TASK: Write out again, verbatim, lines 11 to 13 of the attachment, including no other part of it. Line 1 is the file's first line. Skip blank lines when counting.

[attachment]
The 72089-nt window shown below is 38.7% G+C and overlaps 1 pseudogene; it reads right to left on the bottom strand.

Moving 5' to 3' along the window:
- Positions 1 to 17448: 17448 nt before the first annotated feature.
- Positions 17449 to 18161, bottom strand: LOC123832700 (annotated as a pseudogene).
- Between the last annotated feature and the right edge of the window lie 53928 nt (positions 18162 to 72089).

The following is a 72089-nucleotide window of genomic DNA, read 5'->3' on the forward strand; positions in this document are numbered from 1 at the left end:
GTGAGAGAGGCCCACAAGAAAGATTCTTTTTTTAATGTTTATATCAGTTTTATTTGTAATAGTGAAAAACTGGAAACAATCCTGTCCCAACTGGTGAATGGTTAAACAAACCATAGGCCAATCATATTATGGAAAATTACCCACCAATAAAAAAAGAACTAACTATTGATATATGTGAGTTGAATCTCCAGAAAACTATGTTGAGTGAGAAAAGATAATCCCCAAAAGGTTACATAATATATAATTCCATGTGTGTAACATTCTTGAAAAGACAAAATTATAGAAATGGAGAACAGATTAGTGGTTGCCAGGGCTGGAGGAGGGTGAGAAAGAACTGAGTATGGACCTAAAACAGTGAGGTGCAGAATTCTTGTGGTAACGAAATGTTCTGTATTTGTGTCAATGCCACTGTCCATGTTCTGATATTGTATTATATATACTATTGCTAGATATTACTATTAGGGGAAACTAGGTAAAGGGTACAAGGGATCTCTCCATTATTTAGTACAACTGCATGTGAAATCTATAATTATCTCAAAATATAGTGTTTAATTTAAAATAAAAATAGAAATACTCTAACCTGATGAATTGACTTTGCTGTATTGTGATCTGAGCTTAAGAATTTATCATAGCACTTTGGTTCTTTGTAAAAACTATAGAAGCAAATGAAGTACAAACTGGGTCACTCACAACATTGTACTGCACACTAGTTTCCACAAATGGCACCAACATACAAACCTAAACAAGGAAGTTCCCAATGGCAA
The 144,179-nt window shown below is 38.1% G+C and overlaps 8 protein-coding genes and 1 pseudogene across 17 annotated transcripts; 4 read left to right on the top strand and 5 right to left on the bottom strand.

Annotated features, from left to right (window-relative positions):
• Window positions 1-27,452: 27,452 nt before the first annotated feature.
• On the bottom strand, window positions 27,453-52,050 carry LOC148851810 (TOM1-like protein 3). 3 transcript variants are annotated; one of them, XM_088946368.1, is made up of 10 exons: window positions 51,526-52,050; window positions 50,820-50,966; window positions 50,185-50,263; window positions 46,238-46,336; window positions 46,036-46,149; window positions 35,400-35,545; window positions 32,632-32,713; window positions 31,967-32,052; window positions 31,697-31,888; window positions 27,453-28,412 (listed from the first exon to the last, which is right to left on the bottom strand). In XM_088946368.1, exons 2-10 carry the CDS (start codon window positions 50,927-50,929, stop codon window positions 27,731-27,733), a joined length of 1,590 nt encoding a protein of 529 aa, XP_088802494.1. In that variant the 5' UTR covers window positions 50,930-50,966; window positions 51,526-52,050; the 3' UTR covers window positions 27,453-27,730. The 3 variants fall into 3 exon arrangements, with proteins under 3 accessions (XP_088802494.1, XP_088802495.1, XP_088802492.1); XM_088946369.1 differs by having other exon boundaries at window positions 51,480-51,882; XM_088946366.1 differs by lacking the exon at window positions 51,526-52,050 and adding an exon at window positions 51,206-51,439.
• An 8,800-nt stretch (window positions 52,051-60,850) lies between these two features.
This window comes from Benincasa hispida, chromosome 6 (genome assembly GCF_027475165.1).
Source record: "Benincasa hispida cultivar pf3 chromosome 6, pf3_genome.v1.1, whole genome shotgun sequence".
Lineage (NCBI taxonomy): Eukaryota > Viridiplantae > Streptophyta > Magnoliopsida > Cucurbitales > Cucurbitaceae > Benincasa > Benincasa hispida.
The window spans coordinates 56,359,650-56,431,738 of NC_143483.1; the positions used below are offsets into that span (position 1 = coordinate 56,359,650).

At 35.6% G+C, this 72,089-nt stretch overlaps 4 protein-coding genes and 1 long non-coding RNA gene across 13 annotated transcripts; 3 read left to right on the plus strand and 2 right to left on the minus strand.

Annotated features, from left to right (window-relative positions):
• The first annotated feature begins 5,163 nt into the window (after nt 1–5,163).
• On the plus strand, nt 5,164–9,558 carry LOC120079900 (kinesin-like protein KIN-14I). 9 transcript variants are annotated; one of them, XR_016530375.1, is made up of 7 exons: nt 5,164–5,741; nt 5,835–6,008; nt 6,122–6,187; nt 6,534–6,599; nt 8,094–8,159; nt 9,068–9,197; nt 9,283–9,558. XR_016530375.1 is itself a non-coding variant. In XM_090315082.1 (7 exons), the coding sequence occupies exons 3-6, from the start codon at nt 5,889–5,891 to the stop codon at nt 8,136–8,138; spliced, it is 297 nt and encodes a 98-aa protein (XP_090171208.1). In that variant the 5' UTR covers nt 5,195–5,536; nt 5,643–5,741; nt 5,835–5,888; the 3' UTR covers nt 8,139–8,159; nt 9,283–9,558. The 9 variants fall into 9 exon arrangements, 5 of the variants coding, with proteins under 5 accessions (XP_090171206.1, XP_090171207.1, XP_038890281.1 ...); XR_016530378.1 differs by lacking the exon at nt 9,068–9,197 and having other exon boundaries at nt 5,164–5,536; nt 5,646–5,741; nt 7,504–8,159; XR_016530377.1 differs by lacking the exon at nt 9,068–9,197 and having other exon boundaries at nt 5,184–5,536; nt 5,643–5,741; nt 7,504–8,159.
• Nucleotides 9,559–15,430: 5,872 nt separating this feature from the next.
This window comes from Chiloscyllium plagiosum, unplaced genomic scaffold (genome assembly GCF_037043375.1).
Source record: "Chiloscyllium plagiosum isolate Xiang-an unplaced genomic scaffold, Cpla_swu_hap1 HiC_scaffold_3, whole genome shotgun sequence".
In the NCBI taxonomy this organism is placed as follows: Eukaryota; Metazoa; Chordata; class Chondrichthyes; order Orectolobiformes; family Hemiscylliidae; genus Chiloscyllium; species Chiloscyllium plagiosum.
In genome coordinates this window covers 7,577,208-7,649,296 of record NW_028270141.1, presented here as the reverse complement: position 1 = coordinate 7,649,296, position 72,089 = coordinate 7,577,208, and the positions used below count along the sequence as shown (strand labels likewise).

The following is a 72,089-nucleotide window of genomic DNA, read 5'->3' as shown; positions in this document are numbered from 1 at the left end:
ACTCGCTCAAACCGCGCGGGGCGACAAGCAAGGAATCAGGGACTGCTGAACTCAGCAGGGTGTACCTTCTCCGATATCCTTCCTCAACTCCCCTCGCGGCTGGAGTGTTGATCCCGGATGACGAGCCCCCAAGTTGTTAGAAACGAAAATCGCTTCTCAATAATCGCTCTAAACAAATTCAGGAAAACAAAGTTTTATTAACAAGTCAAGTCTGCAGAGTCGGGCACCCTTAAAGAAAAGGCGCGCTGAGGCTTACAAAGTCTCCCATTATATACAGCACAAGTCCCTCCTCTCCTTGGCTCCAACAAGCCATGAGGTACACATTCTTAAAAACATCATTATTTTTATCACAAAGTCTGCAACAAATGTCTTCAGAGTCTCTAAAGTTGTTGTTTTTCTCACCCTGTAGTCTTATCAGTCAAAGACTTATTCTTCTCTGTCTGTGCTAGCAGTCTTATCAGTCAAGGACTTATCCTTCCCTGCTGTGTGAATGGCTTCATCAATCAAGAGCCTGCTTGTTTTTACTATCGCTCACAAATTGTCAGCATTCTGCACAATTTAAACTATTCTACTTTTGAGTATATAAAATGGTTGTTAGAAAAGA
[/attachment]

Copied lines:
• On the bottom strand, window positions 27,453-52,050 carry LOC148851810 (TOM1-like protein 3). 3 transcript variants are annotated; one of them, XM_088946368.1, is made up of 10 exons: window positions 51,526-52,050; window positions 50,820-50,966; window positions 50,185-50,263; window positions 46,238-46,336; window positions 46,036-46,149; window positions 35,400-35,545; window positions 32,632-32,713; window positions 31,967-32,052; window positions 31,697-31,888; window positions 27,453-28,412 (listed from the first exon to the last, which is right to left on the bottom strand). In XM_088946368.1, exons 2-10 carry the CDS (start codon window positions 50,927-50,929, stop codon window positions 27,731-27,733), a joined length of 1,590 nt encoding a protein of 529 aa, XP_088802494.1. In that variant the 5' UTR covers window positions 50,930-50,966; window positions 51,526-52,050; the 3' UTR covers window positions 27,453-27,730. The 3 variants fall into 3 exon arrangements, with proteins under 3 accessions (XP_088802494.1, XP_088802495.1, XP_088802492.1); XM_088946369.1 differs by having other exon boundaries at window positions 51,480-51,882; XM_088946366.1 differs by lacking the exon at window positions 51,526-52,050 and adding an exon at window positions 51,206-51,439.
• An 8,800-nt stretch (window positions 52,051-60,850) lies between these two features.
This window comes from Benincasa hispida, chromosome 6 (genome assembly GCF_027475165.1).